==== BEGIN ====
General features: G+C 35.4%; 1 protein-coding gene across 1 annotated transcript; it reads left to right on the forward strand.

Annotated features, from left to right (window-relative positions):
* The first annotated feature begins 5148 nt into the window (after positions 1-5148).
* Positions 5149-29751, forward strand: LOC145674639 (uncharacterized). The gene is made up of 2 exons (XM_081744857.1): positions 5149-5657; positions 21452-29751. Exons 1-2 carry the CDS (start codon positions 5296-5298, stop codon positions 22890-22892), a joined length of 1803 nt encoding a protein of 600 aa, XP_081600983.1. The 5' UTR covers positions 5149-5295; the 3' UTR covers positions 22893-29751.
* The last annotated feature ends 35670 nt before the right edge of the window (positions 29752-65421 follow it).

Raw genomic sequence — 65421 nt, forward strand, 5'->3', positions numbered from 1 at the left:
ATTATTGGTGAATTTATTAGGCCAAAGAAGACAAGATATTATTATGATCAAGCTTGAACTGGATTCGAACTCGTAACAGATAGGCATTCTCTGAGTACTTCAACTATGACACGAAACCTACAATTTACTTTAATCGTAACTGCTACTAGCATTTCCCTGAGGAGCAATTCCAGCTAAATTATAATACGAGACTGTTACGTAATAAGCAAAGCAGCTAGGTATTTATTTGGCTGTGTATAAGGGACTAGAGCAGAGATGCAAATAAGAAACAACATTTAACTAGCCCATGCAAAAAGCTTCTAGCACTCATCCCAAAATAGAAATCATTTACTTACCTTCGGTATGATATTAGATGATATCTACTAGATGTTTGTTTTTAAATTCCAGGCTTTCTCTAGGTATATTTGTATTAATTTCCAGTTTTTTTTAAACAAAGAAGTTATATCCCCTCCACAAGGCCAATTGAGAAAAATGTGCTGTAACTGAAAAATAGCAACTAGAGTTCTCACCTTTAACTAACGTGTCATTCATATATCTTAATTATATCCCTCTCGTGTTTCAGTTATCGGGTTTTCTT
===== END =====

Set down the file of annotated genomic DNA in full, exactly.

General features: G+C 35.4%; 1 protein-coding gene across 1 annotated transcript; it reads left to right on the forward strand.

Annotated features, from left to right (window-relative positions):
* The first annotated feature begins 5148 nt into the window (after positions 1-5148).
* Positions 5149-29751, forward strand: LOC145674639 (uncharacterized). The gene is made up of 2 exons (XM_081744857.1): positions 5149-5657; positions 21452-29751. Exons 1-2 carry the CDS (start codon positions 5296-5298, stop codon positions 22890-22892), a joined length of 1803 nt encoding a protein of 600 aa, XP_081600983.1. The 5' UTR covers positions 5149-5295; the 3' UTR covers positions 22893-29751.
* The last annotated feature ends 35670 nt before the right edge of the window (positions 29752-65421 follow it).

Raw genomic sequence — 65421 nt, forward strand, 5'->3', positions numbered from 1 at the left:
ATTATTGGTGAATTTATTAGGCCAAAGAAGACAAGATATTATTATGATCAAGCTTGAACTGGATTCGAACTCGTAACAGATAGGCATTCTCTGAGTACTTCAACTATGACACGAAACCTACAATTTACTTTAATCGTAACTGCTACTAGCATTTCCCTGAGGAGCAATTCCAGCTAAATTATAATACGAGACTGTTACGTAATAAGCAAAGCAGCTAGGTATTTATTTGGCTGTGTATAAGGGACTAGAGCAGAGATGCAAATAAGAAACAACATTTAACTAGCCCATGCAAAAAGCTTCTAGCACTCATCCCAAAATAGAAATCATTTACTTACCTTCGGTATGATATTAGATGATATCTACTAGATGTTTGTTTTTAAATTCCAGGCTTTCTCTAGGTATATTTGTATTAATTTCCAGTTTTTTTTAAACAAAGAAGTTATATCCCCTCCACAAGGCCAATTGAGAAAAATGTGCTGTAACTGAAAAATAGCAACTAGAGTTCTCACCTTTAACTAACGTGTCATTCATATATCTTAATTATATCCCTCTCGTGTTTCAGTTATCGGGTTTTCTT